MilitarizationPolice1 Metro Police Use of Force Policy Improvements

“Come on guys, let’s get that cat out of the tree!”

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Kelly W. Patterson of NVCopBlock On Non Partisan Liberty For All

NVCopBlockWarningEdit 208x300 Kelly W. Patterson of NVCopBlock On Non Partisan Liberty For All

Beware of Local Gang Members in the Las Vegas Area

Recently, I did an interview for an internet radio show on Block Talk Radio. The show is entitled “Non Partisan Liberty for All” and is hosted by Dave Bourne. While it can be heard everywhere (except most of China and sometimes parts of San Francisco) via the internets, it is based locally here in Las Vegas.

The main reason I came on was to discuss the article I had just posted about the suspicious events surrounding the hit and run incident I was involved in back in March and the chances that it was an intentional act committed in retaliation for my opposition to and exposure of the Las Vegas Metropolitan Department”s corruption and other crimes, including the murder of Stanley Gibson by Jesus Arevalo and complete lack of accountability for abuses committed against other local residents. In the process, we discussed my own history and how I originally got involved in activism.

Among other things, I spoke about how I evolved from someone who believed in the basic philosophy of Anarchism, but didn’t think of it as a viable, real world possibility into someone that believes in and advocates for an Anarchist society. I also discussed my personal history with the Las Vegas Anarchist Cafe and Charles (RadGeek) Johnson, my initial meetings with Cop Block founders Pete Eyre and Ademo Freeman and how the harassment of homeless people  and peaceful activists that I witnessed while working with Food Not Bombs Las Vegas helped to shape my anti-police brutality based activism and ultimately the founding of Nevada Cop Block.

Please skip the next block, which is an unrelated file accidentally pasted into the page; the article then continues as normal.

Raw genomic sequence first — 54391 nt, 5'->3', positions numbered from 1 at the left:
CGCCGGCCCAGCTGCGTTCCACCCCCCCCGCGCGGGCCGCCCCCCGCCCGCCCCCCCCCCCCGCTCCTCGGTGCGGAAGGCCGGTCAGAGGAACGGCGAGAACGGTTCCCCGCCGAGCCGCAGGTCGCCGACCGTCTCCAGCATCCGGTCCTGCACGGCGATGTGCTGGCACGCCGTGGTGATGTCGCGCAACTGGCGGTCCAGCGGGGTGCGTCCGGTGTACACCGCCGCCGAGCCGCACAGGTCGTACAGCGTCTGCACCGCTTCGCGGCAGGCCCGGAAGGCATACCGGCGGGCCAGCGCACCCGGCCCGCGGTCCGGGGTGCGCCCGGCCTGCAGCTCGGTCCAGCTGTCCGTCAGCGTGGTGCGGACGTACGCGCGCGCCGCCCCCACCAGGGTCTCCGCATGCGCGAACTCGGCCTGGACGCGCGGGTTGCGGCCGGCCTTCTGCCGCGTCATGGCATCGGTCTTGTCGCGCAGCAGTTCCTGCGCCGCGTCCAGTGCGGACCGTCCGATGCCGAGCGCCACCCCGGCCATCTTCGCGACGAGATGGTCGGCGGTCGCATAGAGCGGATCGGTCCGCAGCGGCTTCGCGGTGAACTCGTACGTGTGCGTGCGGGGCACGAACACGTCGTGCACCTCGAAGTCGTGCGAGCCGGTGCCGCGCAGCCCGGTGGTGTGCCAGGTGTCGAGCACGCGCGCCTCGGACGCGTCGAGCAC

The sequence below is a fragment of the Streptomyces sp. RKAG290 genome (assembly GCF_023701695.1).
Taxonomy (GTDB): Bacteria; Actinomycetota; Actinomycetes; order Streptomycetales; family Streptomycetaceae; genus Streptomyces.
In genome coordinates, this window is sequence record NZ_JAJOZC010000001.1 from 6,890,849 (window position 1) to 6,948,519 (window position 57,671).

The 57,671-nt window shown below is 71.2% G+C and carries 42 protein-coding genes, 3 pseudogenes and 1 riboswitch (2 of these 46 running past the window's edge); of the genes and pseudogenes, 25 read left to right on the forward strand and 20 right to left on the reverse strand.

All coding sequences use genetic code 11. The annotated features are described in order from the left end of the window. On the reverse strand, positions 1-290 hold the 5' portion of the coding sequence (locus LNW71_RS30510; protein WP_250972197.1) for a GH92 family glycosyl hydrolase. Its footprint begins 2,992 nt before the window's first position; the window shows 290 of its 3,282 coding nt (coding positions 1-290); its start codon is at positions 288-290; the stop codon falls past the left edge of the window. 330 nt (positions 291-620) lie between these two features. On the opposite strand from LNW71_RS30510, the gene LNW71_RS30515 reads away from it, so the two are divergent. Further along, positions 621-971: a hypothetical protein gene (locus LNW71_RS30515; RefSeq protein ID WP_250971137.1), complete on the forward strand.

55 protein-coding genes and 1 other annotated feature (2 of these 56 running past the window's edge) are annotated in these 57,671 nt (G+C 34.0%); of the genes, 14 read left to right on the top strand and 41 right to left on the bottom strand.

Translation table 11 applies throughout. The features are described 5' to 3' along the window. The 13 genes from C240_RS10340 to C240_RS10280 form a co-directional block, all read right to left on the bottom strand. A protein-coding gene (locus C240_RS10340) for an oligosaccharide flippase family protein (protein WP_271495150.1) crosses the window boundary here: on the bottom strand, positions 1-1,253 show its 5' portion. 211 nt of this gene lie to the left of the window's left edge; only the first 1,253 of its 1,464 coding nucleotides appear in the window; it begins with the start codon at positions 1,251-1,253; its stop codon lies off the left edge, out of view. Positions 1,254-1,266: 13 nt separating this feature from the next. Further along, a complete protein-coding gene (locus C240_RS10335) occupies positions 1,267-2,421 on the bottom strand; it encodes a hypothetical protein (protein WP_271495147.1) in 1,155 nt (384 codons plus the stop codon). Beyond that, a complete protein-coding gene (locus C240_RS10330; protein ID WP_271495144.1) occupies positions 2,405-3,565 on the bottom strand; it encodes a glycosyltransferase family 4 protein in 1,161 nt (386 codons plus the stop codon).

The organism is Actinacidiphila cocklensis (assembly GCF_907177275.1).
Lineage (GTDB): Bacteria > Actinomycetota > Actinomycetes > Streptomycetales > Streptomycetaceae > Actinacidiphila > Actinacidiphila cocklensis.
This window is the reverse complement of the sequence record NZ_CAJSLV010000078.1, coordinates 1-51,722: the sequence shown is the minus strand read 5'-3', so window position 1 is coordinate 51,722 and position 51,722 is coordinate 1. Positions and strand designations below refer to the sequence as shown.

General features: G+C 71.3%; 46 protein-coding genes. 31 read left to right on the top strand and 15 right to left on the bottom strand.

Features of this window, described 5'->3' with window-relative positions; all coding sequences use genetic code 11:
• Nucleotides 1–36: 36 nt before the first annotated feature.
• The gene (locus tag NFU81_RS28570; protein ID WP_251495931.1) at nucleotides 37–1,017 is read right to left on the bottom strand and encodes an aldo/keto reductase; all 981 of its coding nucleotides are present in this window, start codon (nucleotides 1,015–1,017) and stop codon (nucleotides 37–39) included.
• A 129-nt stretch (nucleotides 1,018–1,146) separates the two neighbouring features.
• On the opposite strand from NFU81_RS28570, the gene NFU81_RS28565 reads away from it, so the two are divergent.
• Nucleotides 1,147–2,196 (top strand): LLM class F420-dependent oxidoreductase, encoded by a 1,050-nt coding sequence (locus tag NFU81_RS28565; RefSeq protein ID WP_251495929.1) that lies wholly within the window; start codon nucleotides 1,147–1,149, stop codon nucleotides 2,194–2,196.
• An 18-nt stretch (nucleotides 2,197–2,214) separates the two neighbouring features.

ScottCrowFlyer2 200x300 Kelly W. Patterson of NVCopBlock On Non Partisan Liberty For All

Scott Crow Will be in Las Vegas Again Monday, May 19th from 6-8pm at Reclaimed Art Suppliez

Another reason I came on was to announce Scott Crow‘s upcoming talk on Monday, May 19th, from 6 to 8 PM at Reclaimed Art Suppliez, which is located in Downtown Las Vegas, within the Arts district. Scott Crow, author of “Black Flags and Windmills” and one of the founders of the Common Ground Collective, is an excellent speaker and Anarchist organizer. His talk, entitled “What Me Worry? The Rise of the Surveillance State & What We Can Do About It” promises to be excellent and very relevant to Las Vegas activists.

Although Dave has only been doing this show for about a month (as of mid-May 2014), it’s a good show and he’s a great host. I’m looking forward to doing future appearances with the show and very much encourage Cop Block fans and others interested in liberty and freedom to tune in. In fact, you never know when other awesome Cop Block contributors, such as MO/KC Cop Block‘s (and Women of Cop Block, too) Janel Florez might put in an appearance or when Deo from Greater Cleveland Cop Block might call in to talk about awesome videos the  crew out there in Ohio have made.

And before you go, don’t forget to head over to the NVCopBlock shop to get your Official Cop Block Press Pass and/or a Nevada Cop Block T-Shirt. In fact, in honor of the Cop Block Press Passes Facebook Page going over 1,000 “likes” a couple days ago, anything in the Nevada Cop Block shop is 10% off until May 22nd (2014) if you use coupon code “1kLikes” in the cart.

Listen to NVCopBlock.org’s Own Kelly W. Patterson on “Non Partisan Liberty For All”

Listen To Politics Internet Radio Stations with Non Partisan Liberty For all on BlogTalkRadio
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More Cops Does Not Mean More Justice For Las Vegas – Submitted by Adam Sanacore

PoliceState 300x244 More Cops Does Not Mean More Justice For Las Vegas   Submitted by Adam Sanacore

No “More Cops”

Centuries upon centuries ago, the Roman philosopher Cicero boldly stated that the more laws that exist, the less justice there will be for the people. Hundreds of years later, we still, by the bounds of our own willful shackles, continue to misbelieve that every time a new law is enforced, and the more the individuals trained to do the enforcing uphold it, that we’re going to be given a sense of safety.